Rabbit Kits All Born Dead
Hey guys! So on April 18th at around 11am my female rabbit started giving birth to kits, only thing is, she ate her first kit. I wasn’t home when the incident happened, but her birthing kept happening throughout the day.
She stopped at around that same day at 11:45pm. And was calm throughout the night. And then she pushed out another kit at 10am on April 19th.
I had called the Pet Specialist and I kept her on observation for the next 24hrs. But my whole question is: Is it normal for her first kits to be stillborn? All of the babies came out dead. ):
She’s a 2-year-old Lop and she bred with another Lop who was 1 year old. She’s very well taken care of here at our home. She’s very much spoiled here. No one has harmed her. So I wouldn’t know why her first kits died. Any idea? I’d love to see comments!
***** Karen Sez *****
What is normal, even for first litters, is the entire litter born quickly (within a half-hour to an hour or so), and for the doe to take good care of them all the way to weaning.
If all the babies were born dead, that is very curious to me. The fact that the birthing was strung out over 24 hours indicates a problem with the litter. It is possible that the first kit got stuck and died inside the doe. Then, possibly, the kits behind it also died due to hormonal changes in the doe. At that point, the kindling becomes a clean-out...the doe's body getting rid of kits that have all died. When this happens, a doe's normal instinct is to get rid of the evidence by eating it so that the blood and smell doesn't draw predators. I should ask:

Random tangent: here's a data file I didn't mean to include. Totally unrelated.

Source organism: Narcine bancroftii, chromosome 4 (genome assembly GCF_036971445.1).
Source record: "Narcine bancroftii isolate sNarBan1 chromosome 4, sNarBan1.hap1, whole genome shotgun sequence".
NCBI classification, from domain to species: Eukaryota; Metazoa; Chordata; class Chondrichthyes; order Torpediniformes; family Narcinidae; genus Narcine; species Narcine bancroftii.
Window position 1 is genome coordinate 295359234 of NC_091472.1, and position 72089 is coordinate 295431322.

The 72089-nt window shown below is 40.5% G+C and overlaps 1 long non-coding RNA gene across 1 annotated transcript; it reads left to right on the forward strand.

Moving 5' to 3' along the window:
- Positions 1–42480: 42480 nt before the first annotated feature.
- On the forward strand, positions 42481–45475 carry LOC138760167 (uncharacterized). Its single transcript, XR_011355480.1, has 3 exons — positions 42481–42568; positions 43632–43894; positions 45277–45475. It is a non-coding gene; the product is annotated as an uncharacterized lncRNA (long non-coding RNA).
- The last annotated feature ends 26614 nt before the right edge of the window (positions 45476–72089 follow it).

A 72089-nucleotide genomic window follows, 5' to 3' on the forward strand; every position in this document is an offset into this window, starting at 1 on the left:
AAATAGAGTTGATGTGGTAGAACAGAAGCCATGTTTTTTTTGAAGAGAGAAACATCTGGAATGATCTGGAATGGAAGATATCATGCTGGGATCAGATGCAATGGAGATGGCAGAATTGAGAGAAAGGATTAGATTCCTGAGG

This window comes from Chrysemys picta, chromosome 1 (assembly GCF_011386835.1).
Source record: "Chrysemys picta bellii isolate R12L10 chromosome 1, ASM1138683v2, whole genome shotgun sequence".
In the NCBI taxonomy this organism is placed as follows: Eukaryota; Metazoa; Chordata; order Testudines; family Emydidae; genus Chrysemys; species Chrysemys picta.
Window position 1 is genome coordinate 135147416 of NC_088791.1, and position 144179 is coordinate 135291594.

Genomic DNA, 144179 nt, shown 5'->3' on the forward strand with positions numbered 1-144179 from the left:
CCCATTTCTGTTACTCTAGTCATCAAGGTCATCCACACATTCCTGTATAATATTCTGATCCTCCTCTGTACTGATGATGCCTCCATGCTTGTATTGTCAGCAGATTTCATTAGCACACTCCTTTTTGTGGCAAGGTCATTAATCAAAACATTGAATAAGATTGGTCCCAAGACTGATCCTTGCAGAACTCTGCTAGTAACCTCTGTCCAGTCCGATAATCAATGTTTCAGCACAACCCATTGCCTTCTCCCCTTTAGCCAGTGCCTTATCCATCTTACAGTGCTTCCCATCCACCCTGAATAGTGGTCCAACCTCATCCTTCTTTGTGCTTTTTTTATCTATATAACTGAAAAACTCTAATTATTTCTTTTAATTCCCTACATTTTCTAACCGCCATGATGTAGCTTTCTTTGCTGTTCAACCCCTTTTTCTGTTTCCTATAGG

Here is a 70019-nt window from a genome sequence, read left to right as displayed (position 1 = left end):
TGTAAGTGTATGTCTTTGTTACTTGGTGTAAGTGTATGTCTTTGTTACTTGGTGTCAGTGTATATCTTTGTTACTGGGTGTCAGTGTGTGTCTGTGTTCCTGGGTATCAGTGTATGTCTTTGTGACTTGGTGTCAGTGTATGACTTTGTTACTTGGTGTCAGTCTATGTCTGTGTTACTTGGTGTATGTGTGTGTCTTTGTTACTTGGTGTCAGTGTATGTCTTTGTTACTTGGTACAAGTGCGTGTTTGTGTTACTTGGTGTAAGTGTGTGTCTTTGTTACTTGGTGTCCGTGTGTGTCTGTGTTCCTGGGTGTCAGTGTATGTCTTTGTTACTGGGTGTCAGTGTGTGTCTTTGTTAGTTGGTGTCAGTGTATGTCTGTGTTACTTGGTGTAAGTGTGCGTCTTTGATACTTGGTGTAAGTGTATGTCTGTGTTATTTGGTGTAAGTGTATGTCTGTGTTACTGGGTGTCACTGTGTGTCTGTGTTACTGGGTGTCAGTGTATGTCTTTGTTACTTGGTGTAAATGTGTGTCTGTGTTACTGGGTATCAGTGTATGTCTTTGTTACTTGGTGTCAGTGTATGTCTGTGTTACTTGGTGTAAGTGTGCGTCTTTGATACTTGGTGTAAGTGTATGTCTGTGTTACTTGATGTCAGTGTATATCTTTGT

Did you realize she was pregnant before the day of the birth? Because if you did not realize it, she may not have been able to build a nest. Without a nest, she may have been due to deliver days before the 18th, and she tried to protect the litter by waiting to kindle until she had a nest built. This gives the litter time to grow larger than normal inside the doe, with an increasing chance of getting stuck inside her.
These are all surmisings of mine from way over here. I hope the Pet Specialist gave you good insight into what happened, so you will have a better outcome next time.
There is lots of additional advice on the Raising-Rabbits website. Plus, since questions about pregnancies and litters come up so frequently, you can find a huge amount of information in the following book and e-book:Rabbit Raising Problem Solver.